Obama proposes tax on big financial institutions
By JIM KUHNHENN
WASHINGTON — President Obama told banks yesterday they should pay a new tax to recoup the cost of bailing out foundering firms at the height of the financial crisis. "We want our money back," he said.
In a brief appearance with advisers at the White House, Obama called the latest round of bank bonuses "obscene." But he said his goal is to prevent such excesses in the future, not punish banks for past behavior.
The tax, which would require congressional approval, would last at least 10 years and generate about $90 billion over the decade, according to administration estimates.
"If these companies are in good enough shape to afford massive bonuses, they are surely in good enough shape to afford paying back every penny to taxpayers," Obama said.
Advisers believe the administration can make an argument that banks should tap their bonus pools to pay the tax instead of passing the cost on to consumers.
The president's tone was emphatic and populist, capitalizing on public antipathy toward Wall Street. With the sharp words, he also tried to deflect some of the skepticism aimed at his own economic policies as unemployment stubbornly hovers around 10 percent.
The proposed 0.15 percent tax on the liabilities of large financial institutions would apply only to those companies with assets of more than $50 billion — a number estimated at about 50. Administration officials estimate that 60 percent of the revenue would come from the 10 biggest financial institutions.
They would have to pay up even though many did not accept any taxpayer assistance, and even though most that did have repaid the infusions.
Obama said big banks had acted irresponsibility, taken reckless risks for short-term profits and plunged into a crisis of their own making. He cast the struggle ahead as one between the finance industry and average people.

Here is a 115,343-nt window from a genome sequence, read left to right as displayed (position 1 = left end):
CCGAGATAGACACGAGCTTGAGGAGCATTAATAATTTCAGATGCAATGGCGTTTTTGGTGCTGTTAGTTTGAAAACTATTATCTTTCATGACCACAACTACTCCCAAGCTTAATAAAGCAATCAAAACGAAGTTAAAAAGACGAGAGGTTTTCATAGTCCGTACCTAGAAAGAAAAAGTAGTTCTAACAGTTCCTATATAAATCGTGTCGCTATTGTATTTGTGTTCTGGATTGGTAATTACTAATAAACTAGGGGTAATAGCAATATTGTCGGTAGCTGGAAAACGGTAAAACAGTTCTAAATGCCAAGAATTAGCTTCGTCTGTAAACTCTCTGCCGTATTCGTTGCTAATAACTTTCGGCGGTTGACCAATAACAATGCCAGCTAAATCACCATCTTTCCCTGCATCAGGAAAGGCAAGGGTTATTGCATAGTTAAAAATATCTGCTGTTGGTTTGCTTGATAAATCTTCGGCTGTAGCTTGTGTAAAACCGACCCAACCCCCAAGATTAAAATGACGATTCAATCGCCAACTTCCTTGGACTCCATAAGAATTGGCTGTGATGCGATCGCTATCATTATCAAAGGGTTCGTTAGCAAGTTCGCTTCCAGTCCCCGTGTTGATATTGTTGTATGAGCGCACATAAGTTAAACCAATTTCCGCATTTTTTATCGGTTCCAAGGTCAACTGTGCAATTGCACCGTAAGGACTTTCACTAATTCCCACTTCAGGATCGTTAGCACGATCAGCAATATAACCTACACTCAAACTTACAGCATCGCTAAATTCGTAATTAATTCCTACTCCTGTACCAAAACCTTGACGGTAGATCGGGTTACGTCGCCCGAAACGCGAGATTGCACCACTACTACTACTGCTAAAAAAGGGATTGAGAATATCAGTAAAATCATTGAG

"We are already hearing a hue and cry from Wall Street, suggesting that this proposed fee is not only unwelcome but unfair, that by some twisted logic, it is more appropriate for the American people to bear the cost of the bailout rather than the industry that benefited from it, even though these executives are out there giving themselves huge bonuses," Obama said.
At issue is the net cost of the fund initiated by the Bush administration to help financial institutions get rid of soured assets. That $700 billion Troubled Asset Relief Program has expanded to help auto companies and homeowners.
Insurance firm American International Group, the largest beneficiary at nearly $70 billion, would have to pay such a tax. But General Motors Co. and Chrysler Group LLC, whose $66 billion in government loans are not expected to be repaid fully, would not.
Administration officials said financial institutions were both a significant cause of the crisis and chief beneficiaries of the rescue efforts, and so should bear the brunt of the cost.
Bankers did not hide their objections.
"Politics have overtaken the economics," said Scott Talbott, the chief lobbyist for the Financial Services Roundtable, a group representing large Wall Street institutions. "This is a punitive tax on companies that repaid TARP in full or never took TARP."
Even before details came out, Jamie Dimon, chief executive of JPMorgan Chase & Co., said: "Using tax policy to punish people is a bad idea."
In Congress, Democrats embraced Obama's proposal and Republicans rejected it.
"I think it is entirely reasonable to say that the industry that, a) caused these problems more than any other and b) benefited from the activity, should be contributing," said Democratic Rep. Barney Frank of Massachusetts, chairman of the House Financial Services Committee.
But GOP Rep. Scott Garrett of New Jersey, who's on Frank's committee, called it a "job-killing initiative that will further cripple the economy by increasing fees passed on to consumers and small businesses, while reducing consumer credit."